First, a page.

Kepa ready for regulatory changes

The newly-appointed head of Kepa Home Loans says the group is ready for the incoming wave of industry regulation facing mortgage advisers.

Rupert Gough says Kepa is “as ready as we can be” to help members navigate licensing model changes arising from the proposed Financial Services Legislation Amendment Bill. 

The firm has developed a 'Fit for License' training scheme for members who wish to become Financial Advice Providers (FAPs) in their own right under the new regime. Kepa is set to offer training, covering subjects such as auditing, to help members.

Most of the group's members will register under Kepa's FAP status, but Gough says the adviser group is keeping options open for members: “We are looking to be one of the first on board with the new licensing model, and letting advisers get on with what they do, which is meet people and create mortgages."

He adds: “Any time spent on compliance and changes to their [advisers’] business is time away from their clients. We are getting our end ready, so when we have a picture of what the financial services industry will look like, we can make it as low stress as possible.”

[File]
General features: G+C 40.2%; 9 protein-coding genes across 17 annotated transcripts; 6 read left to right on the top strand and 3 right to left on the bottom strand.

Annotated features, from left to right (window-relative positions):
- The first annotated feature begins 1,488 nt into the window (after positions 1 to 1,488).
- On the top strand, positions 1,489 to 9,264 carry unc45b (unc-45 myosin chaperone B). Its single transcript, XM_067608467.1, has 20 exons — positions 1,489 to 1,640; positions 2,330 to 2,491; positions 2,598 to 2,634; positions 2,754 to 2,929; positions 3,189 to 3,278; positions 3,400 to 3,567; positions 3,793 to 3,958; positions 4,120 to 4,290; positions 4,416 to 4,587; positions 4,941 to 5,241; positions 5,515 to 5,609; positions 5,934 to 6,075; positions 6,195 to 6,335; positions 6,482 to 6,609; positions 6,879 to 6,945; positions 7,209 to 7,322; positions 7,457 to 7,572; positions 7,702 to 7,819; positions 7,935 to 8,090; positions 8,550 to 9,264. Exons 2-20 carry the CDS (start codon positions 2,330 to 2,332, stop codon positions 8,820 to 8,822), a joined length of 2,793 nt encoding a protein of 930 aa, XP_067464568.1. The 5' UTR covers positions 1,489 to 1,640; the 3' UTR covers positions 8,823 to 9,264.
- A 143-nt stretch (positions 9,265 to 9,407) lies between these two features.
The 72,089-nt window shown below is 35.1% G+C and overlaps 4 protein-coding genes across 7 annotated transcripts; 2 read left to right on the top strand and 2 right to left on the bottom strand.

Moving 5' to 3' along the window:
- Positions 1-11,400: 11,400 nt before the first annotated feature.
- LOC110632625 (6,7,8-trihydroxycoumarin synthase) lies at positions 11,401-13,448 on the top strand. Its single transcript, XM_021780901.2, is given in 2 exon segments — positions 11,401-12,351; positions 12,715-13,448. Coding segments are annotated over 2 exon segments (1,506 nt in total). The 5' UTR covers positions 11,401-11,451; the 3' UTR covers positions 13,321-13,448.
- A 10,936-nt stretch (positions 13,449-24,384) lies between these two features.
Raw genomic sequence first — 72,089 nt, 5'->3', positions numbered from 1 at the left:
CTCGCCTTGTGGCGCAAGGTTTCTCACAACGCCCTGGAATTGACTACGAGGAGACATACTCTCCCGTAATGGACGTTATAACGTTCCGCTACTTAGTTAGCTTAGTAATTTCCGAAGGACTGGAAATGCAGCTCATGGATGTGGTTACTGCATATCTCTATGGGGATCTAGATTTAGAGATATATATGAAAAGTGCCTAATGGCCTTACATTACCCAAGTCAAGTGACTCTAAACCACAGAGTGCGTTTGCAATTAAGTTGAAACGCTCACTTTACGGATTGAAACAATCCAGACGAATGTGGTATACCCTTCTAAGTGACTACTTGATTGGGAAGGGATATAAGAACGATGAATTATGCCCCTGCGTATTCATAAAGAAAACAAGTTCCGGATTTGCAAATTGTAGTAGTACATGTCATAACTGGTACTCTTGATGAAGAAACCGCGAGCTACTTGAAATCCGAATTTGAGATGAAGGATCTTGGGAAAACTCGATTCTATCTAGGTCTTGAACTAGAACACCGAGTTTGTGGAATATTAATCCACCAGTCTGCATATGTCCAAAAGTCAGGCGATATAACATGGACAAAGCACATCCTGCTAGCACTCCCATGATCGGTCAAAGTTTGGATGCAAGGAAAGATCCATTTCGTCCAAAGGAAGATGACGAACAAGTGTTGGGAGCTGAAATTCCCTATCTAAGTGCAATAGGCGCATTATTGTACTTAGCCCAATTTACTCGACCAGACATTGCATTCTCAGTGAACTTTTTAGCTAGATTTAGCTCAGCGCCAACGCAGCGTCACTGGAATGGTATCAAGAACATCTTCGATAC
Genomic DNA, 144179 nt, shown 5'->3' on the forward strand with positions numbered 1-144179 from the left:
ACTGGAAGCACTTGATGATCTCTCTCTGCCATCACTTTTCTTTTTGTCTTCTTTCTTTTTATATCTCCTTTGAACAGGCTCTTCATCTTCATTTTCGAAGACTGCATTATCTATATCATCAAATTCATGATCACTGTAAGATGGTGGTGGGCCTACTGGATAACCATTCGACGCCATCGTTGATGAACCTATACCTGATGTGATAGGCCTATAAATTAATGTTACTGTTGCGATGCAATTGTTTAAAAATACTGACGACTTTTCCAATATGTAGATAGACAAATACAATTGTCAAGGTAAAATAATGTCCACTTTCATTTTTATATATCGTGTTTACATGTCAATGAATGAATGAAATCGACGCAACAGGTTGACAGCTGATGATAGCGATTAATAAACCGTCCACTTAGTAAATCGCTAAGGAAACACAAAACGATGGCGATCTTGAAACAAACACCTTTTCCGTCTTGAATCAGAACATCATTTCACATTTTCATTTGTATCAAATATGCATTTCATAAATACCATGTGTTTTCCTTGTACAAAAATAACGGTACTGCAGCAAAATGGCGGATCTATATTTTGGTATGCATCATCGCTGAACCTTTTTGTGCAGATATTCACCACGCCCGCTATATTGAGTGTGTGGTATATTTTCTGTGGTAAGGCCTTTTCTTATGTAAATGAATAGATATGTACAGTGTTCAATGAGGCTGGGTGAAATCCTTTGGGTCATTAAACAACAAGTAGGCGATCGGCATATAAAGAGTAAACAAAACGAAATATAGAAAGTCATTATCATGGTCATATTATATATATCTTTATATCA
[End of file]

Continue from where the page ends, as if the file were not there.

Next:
Gough, the founder and chief executive of Auckland-based advisory firm Mortgage Lab, took on the Kepa role last week. Mortgage Lab is 25% owned by Kepa, and Gough will continue to run his business.

Following the appointment, Kepa members will have two branding options. They will be able to operate with their own name under the Kepa Home Loans banner, or under the Mortgage Lab banner.

Gough is tasked with building out Kepa’s network of mortgage advisers, which currently stands at roughly 82, including specialist and non-specialist mortgage advisers. The wider Kepa group, which also represents insurance advisers, has over 400 members. He is also tasked with managing relationships with lenders.

Key to the group’s proposition is the launch of a new customer relationship management system (CRM), which Kepa claims will smooth the way customer information is collected and sent to banks.

Gough adds: “There is a lack of good mortgage-based software. From first call to settlement, it produces clean applications for banks. Banks receive a lot of half-done applications so we are trying to make it so every application from a Kepa adviser is as clean and easy as possible.”

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